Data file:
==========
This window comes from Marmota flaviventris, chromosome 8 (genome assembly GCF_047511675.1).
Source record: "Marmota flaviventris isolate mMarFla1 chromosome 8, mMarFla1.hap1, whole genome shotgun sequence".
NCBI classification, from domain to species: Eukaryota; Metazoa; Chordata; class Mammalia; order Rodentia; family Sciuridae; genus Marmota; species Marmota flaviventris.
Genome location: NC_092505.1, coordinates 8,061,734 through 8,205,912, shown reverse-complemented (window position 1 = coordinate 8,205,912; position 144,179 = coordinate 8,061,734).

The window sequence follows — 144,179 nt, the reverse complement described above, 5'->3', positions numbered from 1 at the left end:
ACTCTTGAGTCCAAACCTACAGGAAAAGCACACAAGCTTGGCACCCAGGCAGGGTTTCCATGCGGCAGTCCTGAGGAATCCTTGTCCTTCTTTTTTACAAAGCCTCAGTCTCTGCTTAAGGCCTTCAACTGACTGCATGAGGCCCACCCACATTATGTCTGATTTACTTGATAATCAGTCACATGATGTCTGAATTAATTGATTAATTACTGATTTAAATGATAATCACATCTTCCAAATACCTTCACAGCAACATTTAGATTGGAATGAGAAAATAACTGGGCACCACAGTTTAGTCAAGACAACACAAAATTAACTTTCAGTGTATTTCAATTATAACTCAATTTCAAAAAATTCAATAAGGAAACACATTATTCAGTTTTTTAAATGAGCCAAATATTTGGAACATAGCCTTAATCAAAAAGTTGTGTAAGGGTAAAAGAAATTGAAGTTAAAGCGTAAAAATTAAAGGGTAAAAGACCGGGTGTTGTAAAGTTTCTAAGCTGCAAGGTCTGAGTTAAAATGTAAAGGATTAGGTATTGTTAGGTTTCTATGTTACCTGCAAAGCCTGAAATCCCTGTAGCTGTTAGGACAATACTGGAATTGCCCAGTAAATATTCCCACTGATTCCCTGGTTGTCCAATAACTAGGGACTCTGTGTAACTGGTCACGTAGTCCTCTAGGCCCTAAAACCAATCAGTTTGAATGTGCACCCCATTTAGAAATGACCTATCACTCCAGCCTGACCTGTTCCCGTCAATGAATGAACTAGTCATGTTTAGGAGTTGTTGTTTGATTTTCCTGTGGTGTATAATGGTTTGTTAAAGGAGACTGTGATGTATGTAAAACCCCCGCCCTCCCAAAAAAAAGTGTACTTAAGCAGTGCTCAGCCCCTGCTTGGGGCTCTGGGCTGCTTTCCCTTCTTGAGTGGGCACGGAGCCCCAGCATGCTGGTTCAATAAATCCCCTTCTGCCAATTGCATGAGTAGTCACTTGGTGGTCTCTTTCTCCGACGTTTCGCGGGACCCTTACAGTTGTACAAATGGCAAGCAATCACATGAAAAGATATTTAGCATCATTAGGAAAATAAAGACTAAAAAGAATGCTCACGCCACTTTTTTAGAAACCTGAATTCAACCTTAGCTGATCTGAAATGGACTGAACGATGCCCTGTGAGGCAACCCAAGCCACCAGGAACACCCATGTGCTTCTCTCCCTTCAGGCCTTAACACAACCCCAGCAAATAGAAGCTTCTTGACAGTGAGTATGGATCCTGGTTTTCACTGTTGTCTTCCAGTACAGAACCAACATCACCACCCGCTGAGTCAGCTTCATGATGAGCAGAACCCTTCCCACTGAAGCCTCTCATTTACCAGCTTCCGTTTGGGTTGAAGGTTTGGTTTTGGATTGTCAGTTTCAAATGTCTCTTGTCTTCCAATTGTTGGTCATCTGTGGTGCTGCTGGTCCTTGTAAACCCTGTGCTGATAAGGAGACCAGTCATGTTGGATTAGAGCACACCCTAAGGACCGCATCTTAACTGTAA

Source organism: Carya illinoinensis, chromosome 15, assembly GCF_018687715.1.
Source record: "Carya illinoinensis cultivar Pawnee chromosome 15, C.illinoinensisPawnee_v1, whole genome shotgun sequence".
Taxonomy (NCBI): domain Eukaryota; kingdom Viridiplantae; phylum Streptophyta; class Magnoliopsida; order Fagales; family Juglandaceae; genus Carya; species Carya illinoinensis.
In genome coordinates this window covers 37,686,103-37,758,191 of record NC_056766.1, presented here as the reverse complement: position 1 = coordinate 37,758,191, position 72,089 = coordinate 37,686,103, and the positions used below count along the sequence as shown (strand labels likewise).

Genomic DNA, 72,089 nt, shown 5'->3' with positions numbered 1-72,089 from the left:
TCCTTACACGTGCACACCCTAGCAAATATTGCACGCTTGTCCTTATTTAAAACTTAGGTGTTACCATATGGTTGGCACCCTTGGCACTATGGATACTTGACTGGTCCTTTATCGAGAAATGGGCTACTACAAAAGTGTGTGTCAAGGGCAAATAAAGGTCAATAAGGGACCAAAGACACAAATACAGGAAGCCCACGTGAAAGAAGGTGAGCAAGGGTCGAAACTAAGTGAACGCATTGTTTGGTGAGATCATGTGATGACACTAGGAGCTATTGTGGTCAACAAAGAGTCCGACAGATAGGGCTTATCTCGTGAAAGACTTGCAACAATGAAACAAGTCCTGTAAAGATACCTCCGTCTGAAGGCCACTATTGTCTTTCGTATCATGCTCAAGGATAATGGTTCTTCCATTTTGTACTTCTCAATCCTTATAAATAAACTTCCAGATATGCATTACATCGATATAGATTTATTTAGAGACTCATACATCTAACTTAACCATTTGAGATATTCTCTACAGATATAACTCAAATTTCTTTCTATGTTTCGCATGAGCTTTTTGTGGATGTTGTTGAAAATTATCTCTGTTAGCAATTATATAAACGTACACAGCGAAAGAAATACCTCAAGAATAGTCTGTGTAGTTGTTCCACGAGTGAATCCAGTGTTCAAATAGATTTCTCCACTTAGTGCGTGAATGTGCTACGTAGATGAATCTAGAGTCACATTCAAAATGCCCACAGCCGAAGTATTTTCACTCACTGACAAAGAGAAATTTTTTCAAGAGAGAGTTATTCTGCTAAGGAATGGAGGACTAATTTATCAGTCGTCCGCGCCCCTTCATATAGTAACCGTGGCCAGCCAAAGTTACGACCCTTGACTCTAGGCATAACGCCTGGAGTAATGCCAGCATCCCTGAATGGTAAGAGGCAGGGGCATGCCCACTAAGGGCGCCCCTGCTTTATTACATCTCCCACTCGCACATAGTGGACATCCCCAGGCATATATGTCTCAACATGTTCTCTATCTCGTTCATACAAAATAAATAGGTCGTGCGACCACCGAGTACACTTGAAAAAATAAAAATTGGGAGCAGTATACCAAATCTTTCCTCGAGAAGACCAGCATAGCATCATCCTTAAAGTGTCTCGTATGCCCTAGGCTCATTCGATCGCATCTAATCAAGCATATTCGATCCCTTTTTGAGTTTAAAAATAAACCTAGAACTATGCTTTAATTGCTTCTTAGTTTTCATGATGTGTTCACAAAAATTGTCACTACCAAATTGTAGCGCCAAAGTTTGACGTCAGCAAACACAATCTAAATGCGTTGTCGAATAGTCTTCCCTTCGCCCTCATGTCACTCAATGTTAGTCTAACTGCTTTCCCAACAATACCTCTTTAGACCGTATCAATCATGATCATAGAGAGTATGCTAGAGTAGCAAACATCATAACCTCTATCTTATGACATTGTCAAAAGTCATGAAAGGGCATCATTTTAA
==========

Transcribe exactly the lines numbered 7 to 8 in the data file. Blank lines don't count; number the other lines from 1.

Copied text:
Source organism: Carya illinoinensis, chromosome 15, assembly GCF_018687715.1.
Source record: "Carya illinoinensis cultivar Pawnee chromosome 15, C.illinoinensisPawnee_v1, whole genome shotgun sequence".